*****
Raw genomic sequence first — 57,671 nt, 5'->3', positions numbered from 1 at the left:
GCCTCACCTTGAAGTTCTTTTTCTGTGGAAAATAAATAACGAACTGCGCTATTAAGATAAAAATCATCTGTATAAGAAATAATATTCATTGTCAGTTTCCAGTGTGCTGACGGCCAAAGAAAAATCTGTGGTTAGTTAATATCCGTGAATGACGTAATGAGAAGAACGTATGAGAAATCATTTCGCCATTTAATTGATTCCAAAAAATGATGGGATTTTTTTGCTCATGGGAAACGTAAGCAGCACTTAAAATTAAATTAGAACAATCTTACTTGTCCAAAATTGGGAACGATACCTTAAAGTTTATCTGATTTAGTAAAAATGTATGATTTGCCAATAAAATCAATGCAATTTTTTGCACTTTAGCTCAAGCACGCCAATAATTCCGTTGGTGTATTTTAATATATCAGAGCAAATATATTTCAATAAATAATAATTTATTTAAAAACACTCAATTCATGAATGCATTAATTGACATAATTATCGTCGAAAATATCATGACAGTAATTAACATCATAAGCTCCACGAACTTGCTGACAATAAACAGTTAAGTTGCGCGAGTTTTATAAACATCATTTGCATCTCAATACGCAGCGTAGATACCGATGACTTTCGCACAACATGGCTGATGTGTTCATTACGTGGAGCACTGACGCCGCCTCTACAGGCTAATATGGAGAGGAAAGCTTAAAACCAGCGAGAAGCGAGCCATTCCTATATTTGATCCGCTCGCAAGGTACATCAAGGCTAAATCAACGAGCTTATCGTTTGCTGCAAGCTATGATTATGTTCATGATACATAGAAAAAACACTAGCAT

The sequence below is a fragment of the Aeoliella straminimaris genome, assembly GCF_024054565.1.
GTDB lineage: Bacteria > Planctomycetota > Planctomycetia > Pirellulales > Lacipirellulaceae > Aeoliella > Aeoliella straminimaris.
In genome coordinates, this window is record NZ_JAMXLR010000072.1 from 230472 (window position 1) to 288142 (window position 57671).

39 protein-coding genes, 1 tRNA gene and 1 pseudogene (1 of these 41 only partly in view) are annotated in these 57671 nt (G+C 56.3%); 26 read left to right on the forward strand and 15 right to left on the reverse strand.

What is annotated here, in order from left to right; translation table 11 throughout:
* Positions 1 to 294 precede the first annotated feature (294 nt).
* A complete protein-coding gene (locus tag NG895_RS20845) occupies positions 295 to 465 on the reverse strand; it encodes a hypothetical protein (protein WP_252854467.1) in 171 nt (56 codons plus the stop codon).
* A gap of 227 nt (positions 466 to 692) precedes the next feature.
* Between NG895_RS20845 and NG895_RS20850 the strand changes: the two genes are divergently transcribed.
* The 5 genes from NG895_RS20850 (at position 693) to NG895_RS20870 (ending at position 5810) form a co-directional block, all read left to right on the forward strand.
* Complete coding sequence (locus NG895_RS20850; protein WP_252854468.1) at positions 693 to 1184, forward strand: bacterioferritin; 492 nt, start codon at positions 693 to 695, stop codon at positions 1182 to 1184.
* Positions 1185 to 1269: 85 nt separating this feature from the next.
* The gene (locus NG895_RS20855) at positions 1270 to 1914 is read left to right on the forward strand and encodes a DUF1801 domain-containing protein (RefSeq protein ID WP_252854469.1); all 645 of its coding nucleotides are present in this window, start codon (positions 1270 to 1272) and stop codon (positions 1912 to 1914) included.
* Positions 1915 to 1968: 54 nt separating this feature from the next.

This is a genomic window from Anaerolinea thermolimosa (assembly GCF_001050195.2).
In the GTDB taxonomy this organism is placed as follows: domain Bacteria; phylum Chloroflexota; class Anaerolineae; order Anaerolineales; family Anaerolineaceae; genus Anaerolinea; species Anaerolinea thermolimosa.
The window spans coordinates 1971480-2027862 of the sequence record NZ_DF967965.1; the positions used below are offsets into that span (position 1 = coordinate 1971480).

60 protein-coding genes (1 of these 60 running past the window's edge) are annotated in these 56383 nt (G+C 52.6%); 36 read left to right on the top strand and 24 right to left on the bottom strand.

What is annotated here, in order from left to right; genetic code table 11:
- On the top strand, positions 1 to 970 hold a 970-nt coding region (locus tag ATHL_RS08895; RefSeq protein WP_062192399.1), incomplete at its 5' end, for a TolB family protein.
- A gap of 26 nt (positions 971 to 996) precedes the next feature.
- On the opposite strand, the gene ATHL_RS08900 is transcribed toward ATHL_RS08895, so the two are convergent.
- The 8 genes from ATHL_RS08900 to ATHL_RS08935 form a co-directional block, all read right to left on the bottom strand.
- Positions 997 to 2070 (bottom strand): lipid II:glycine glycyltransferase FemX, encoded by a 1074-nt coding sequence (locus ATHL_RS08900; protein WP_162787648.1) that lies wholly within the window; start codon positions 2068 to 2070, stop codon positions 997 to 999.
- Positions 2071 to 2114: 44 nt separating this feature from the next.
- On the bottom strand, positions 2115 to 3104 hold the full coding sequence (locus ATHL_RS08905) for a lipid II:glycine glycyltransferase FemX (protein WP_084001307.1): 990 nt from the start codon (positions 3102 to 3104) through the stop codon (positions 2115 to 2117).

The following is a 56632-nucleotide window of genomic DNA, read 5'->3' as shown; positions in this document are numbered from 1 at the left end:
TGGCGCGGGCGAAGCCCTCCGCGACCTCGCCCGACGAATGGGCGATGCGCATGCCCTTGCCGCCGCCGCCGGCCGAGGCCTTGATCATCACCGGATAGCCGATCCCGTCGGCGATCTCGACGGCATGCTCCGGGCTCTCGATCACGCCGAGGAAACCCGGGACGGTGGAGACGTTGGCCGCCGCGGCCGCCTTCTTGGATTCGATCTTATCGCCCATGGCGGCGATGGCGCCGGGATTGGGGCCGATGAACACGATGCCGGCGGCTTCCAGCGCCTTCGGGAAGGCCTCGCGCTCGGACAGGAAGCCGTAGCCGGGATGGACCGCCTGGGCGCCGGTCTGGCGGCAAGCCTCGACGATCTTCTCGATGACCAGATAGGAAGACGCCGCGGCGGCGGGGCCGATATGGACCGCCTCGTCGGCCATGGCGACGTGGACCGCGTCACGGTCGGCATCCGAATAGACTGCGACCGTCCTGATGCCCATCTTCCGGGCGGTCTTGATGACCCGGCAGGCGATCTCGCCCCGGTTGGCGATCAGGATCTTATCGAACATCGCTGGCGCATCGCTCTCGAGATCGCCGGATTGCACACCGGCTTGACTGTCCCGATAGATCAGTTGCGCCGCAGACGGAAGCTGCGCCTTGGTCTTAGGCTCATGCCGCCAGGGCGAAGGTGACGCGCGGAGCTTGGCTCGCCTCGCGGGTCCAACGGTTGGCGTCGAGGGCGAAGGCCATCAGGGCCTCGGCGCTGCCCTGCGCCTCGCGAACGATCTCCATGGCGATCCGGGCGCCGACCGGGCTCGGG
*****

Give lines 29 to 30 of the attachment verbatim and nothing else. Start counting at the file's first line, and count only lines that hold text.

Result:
The following is a 56632-nucleotide window of genomic DNA, read 5'->3' as shown; positions in this document are numbered from 1 at the left end:
TGGCGCGGGCGAAGCCCTCCGCGACCTCGCCCGACGAATGGGCGATGCGCATGCCCTTGCCGCCGCCGCCGGCCGAGGCCTTGATCATCACCGGATAGCCGATCCCGTCGGCGATCTCGACGGCATGCTCCGGGCTCTCGATCACGCCGAGGAAACCCGGGACGGTGGAGACGTTGGCCGCCGCGGCCGCCTTCTTGGATTCGATCTTATCGCCCATGGCGGCGATGGCGCCGGGATTGGGGCCGATGAACACGATGCCGGCGGCTTCCAGCGCCTTCGGGAAGGCCTCGCGCTCGGACAGGAAGCCGTAGCCGGGATGGACCGCCTGGGCGCCGGTCTGGCGGCAAGCCTCGACGATCTTCTCGATGACCAGATAGGAAGACGCCGCGGCGGCGGGGCCGATATGGACCGCCTCGTCGGCCATGGCGACGTGGACCGCGTCACGGTCGGCATCCGAATAGACTGCGACCGTCCTGATGCCCATCTTCCGGGCGGTCTTGATGACCCGGCAGGCGATCTCGCCCCGGTTGGCGATCAGGATCTTATCGAACATCGCTGGCGCATCGCTCTCGAGATCGCCGGATTGCACACCGGCTTGACTGTCCCGATAGATCAGTTGCGCCGCAGACGGAAGCTGCGCCTTGGTCTTAGGCTCATGCCGCCAGGGCGAAGGTGACGCGCGGAGCTTGGCTCGCCTCGCGGGTCCAACGGTTGGCGTCGAGGGCGAAGGCCATCAGGGCCTCGGCGCTGCCCTGCGCCTCGCGAACGATCTCCATGGCGATCCGGGCGCCGACCGGGCTCGGG